As expected, Linus Torvalds announced today the release of the Linux 4.15 kernel series, the first to be fully patched against the Meltdown and Spectre security vulnerabilities.

Linux kernel 4.15 has been in development for the past eight weeks, during which the kernel developers were extremely busy to redesign the kernel against two critical hardware bugs that were publicly disclosed earlier this month and put billions of devices at risk of attacks, dubbed Meltdown and Spectre.

That’s right, Linux kernel 4.15 is the first kernel series to be fully patched against the Meltdown and Spectre security vulnerabilities, but only for the x86 and PowerPC (PPC) architectures. If you’re using a GNU/Linux distribution with an Intel or AMD processor, chances are it’s vulnerable to Meltdown and Spectre.

Of course, the rest of the long-term supported Linux kernel series received patches to mitigate Meltdown and Spectre, but there were so many that we bet users don’t even know what to install anymore. But you won’t go wrong with the Linux 4.15 kernel, which is coming soon to the stable repositories of your favorite distro.

Here’s what’s new in Linux kernel 4.15

Besides the Meltdown and Spectre patches, Linux kernel 4.15 comes with a few interesting things, among which we can mention support for the RISC-V architecture, support for AMD Secure Encrypted Virtualization, as well as support for the User-Mode Instruction Prevention feature on Intel CPUs.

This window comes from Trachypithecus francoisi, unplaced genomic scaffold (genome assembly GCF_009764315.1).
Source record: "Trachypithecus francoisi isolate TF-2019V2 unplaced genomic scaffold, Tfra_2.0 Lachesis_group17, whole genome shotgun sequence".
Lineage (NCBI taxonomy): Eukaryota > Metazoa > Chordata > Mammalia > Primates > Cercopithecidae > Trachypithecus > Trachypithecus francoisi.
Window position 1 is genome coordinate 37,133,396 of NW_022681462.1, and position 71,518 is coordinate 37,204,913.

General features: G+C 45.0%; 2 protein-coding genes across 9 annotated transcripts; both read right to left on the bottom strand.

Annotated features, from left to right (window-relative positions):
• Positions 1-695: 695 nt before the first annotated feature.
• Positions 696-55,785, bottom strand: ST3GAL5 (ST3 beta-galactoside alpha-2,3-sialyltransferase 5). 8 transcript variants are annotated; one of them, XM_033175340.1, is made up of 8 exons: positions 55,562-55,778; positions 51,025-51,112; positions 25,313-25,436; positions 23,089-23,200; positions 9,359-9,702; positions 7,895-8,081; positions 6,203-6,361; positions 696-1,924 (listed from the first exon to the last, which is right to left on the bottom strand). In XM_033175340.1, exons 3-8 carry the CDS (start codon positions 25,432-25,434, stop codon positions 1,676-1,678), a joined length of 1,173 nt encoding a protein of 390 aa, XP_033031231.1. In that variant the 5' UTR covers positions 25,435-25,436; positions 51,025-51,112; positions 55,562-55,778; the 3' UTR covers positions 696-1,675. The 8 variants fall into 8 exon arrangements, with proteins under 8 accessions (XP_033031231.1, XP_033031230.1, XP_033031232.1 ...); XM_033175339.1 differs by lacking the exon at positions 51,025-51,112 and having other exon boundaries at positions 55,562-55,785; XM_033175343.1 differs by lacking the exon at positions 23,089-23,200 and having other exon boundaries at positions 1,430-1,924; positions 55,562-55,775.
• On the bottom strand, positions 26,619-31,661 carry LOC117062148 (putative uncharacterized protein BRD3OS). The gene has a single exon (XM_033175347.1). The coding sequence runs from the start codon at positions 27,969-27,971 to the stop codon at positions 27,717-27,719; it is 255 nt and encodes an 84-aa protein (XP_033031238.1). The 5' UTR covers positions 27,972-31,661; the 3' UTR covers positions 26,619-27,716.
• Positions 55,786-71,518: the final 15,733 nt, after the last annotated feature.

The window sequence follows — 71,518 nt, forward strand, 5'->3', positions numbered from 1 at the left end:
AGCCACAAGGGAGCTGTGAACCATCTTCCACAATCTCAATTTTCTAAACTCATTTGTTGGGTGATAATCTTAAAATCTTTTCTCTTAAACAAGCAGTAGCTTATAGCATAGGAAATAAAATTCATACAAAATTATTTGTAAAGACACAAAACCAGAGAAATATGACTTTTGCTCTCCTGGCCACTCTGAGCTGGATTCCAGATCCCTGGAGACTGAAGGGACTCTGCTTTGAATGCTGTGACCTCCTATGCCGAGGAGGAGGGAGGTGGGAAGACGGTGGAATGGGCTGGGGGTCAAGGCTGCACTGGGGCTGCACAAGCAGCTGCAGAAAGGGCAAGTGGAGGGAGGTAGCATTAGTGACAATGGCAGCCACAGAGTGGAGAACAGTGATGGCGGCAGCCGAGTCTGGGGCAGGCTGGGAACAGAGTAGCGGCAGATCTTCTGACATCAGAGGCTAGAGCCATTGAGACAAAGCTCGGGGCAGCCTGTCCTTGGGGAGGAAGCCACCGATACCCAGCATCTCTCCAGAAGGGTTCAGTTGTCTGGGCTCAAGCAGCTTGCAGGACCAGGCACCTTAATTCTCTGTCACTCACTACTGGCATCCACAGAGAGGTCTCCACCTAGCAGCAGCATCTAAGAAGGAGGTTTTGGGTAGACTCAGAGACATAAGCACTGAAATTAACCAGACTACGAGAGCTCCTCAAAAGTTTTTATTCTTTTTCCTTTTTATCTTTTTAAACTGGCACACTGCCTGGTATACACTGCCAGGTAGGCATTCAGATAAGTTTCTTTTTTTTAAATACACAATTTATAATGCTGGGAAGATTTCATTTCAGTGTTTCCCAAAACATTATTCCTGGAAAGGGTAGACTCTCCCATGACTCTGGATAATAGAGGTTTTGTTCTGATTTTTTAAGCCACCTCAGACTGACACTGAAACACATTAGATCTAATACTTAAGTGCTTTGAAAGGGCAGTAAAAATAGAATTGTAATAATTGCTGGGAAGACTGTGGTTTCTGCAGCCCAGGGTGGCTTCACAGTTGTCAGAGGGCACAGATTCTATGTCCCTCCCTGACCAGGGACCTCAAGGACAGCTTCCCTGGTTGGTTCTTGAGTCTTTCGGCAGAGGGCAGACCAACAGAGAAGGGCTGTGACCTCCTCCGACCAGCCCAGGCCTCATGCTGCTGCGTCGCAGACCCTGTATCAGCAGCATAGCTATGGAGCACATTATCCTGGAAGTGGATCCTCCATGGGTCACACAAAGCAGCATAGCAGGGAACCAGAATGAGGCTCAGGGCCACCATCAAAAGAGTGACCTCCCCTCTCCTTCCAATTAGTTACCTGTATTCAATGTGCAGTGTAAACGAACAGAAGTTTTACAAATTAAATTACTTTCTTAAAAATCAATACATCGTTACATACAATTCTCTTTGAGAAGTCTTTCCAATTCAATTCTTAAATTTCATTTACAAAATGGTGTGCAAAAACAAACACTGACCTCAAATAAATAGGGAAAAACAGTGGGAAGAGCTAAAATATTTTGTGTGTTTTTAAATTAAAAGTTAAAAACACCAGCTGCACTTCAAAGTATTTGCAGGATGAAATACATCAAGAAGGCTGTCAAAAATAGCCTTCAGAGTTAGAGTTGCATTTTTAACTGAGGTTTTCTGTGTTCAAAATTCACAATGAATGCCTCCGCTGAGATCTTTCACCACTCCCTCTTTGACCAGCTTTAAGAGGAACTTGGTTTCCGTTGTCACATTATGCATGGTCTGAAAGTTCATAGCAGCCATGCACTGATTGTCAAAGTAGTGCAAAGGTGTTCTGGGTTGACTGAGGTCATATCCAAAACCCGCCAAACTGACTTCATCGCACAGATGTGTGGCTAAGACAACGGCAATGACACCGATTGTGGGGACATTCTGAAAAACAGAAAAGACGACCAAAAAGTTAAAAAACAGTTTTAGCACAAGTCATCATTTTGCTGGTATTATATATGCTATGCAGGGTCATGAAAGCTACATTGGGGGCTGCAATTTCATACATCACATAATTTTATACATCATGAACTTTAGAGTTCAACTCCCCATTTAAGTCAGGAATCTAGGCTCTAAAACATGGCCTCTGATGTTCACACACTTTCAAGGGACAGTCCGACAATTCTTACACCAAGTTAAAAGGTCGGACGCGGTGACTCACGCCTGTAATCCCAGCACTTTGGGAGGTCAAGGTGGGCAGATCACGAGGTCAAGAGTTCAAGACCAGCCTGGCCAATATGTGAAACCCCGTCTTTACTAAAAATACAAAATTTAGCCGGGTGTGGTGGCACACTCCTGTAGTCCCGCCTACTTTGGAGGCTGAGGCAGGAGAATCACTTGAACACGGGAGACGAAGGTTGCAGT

There’s also good news for AMD users, as Linux kernel 4.15 greatly improves video support and adds modesetting to the AMDGPU open-source graphics driver for supported AMD Radeon GPUs. Other than that, machines with the SATA Link Power Management feature get better power usage.

Lastly, there’s a new cgroupv2-enabled CPU controller for better CPU usage restrictions and a new MAP_SYNC mmap(2) flag, which allows direct writes to the persistent memory managed by various of the supported filesystems. Numerous drivers, filesystems, and architectures were updated as well in this release.

Those eager to install the Linux 4.15 kernel on their Linux-based operating system can download and compile the sources right now from kernel.org or through our web portal, but the rest of the world should wait at least until the first point release (Linux kernel 4.15.1) is out before updating to this series.

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